You’ve got incredible experience and skills that transfer perfectly to several career opportunities. Employers respect your service, they know you will learn on the job, and they know you’ve got core values that ensure success. A Purepost profile will assist in translating the rest.

Anthony Garcia
Purepost CEO
U.S. Army Combat Veteran, Iraq ‘03-’04 and ‘05

Set Yourself Up For Success Before Transitioning Out of the Military

Army soldiers are no stranger to preparedness and situational awareness. By the time most military personnel are transitioning out of the military, these skills have become second nature not only in relation to their military role but in everyday life as well. Yet somewhere along the line, we see many veterans leaving out these very formative skills that are not only essential but critical to a successful transition from active duty to the civilian sector. Continue reading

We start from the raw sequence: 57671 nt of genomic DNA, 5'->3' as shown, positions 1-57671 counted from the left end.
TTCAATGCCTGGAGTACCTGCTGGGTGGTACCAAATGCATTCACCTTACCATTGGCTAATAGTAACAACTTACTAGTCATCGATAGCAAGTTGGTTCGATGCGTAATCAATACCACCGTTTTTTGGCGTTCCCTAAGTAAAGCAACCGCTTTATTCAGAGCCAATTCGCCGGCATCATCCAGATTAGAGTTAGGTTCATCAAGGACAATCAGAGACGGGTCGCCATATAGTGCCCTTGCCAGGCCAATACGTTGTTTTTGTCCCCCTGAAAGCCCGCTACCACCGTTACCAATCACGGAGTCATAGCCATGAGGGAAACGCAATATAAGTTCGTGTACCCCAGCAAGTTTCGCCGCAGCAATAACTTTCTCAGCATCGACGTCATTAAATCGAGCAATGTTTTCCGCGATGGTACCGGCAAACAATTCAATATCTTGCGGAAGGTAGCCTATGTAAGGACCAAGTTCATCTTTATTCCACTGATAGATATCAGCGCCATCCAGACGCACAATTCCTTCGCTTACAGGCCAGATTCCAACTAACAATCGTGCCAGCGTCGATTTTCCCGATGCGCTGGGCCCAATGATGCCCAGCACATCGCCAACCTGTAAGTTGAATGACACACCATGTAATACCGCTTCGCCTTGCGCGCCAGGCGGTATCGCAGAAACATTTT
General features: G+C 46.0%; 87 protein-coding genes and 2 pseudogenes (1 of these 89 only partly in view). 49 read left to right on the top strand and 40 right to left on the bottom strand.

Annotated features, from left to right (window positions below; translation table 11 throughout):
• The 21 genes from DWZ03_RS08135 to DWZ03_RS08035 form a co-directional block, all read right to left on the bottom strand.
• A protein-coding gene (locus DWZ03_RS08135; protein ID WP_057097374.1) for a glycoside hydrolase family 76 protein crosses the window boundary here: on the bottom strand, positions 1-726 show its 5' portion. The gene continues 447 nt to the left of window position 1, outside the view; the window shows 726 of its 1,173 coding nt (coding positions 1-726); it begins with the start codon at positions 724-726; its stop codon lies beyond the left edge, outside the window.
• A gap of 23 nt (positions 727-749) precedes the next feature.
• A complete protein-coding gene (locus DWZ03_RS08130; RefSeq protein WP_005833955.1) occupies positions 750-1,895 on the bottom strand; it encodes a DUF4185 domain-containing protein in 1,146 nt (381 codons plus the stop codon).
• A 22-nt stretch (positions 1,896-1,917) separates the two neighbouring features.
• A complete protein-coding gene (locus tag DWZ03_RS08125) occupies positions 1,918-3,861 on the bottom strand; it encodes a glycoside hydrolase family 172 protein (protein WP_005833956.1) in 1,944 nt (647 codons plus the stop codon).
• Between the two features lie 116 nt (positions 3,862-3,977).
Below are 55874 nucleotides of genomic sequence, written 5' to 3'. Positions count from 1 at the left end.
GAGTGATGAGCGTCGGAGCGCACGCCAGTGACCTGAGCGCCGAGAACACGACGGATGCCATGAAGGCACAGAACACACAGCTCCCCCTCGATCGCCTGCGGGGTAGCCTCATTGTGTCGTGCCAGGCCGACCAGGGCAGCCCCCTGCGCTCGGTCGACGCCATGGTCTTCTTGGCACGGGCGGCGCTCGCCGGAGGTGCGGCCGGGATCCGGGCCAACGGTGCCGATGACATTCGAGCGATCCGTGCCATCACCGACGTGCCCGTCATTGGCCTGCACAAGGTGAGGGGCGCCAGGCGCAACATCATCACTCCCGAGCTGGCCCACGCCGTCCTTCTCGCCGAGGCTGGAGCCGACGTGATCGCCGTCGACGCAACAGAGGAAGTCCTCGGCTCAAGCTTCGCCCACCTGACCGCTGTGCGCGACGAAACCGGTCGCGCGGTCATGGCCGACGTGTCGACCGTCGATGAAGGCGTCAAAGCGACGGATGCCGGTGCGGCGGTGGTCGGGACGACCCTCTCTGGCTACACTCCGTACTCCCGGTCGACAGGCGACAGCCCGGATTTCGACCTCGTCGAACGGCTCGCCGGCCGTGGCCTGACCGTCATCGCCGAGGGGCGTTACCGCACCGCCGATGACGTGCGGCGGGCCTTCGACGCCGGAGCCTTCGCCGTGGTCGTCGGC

3 Steps to Building a Network

During my transition from active duty, I attended many career events and transition seminars that stressed the importance of networking and making connections. I didn’t heed this advice.

At first, I felt my ability to network was proven during my time in the military as I built relationships easily with peers and members of various battalion and bridge staff sections. In the military realm, these relationships helped me quickly obtain supplies that I required for mission success or sped up the processing time for random paperwork.

However, I quickly learned that networking in the military and networking in the corporate world are two different animals. I should have paid attention to those speakers. So to save you a little time and lessons hard-learned, let’s breakdown the basics of networking outside of the military: Continue reading